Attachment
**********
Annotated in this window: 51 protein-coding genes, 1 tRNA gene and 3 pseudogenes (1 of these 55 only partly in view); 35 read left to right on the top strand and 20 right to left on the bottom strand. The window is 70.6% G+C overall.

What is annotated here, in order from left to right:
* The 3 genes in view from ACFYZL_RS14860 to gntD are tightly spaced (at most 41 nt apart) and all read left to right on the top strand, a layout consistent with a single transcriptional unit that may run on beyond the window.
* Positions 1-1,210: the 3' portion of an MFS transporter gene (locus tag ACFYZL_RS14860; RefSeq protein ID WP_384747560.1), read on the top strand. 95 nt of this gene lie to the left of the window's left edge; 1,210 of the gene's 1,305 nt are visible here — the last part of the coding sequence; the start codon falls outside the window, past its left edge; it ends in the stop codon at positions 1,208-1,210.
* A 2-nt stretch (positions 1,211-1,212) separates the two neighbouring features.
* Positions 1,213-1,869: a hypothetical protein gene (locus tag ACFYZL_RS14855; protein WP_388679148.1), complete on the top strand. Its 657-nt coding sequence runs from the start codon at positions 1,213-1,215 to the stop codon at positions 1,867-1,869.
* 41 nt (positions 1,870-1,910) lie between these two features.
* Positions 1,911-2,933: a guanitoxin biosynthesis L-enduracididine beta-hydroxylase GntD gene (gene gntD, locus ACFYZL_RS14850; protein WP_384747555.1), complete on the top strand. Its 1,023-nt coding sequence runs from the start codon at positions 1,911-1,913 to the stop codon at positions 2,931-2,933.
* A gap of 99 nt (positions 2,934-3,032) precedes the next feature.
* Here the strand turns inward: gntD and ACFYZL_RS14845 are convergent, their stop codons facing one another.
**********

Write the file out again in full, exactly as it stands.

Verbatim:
Annotated in this window: 51 protein-coding genes, 1 tRNA gene and 3 pseudogenes (1 of these 55 only partly in view); 35 read left to right on the top strand and 20 right to left on the bottom strand. The window is 70.6% G+C overall.

What is annotated here, in order from left to right:
* The 3 genes in view from ACFYZL_RS14860 to gntD are tightly spaced (at most 41 nt apart) and all read left to right on the top strand, a layout consistent with a single transcriptional unit that may run on beyond the window.
* Positions 1-1,210: the 3' portion of an MFS transporter gene (locus tag ACFYZL_RS14860; RefSeq protein ID WP_384747560.1), read on the top strand. 95 nt of this gene lie to the left of the window's left edge; 1,210 of the gene's 1,305 nt are visible here — the last part of the coding sequence; the start codon falls outside the window, past its left edge; it ends in the stop codon at positions 1,208-1,210.
* A 2-nt stretch (positions 1,211-1,212) separates the two neighbouring features.
* Positions 1,213-1,869: a hypothetical protein gene (locus tag ACFYZL_RS14855; protein WP_388679148.1), complete on the top strand. Its 657-nt coding sequence runs from the start codon at positions 1,213-1,215 to the stop codon at positions 1,867-1,869.
* 41 nt (positions 1,870-1,910) lie between these two features.
* Positions 1,911-2,933: a guanitoxin biosynthesis L-enduracididine beta-hydroxylase GntD gene (gene gntD, locus ACFYZL_RS14850; protein WP_384747555.1), complete on the top strand. Its 1,023-nt coding sequence runs from the start codon at positions 1,911-1,913 to the stop codon at positions 2,931-2,933.
* A gap of 99 nt (positions 2,934-3,032) precedes the next feature.
* Here the strand turns inward: gntD and ACFYZL_RS14845 are convergent, their stop codons facing one another.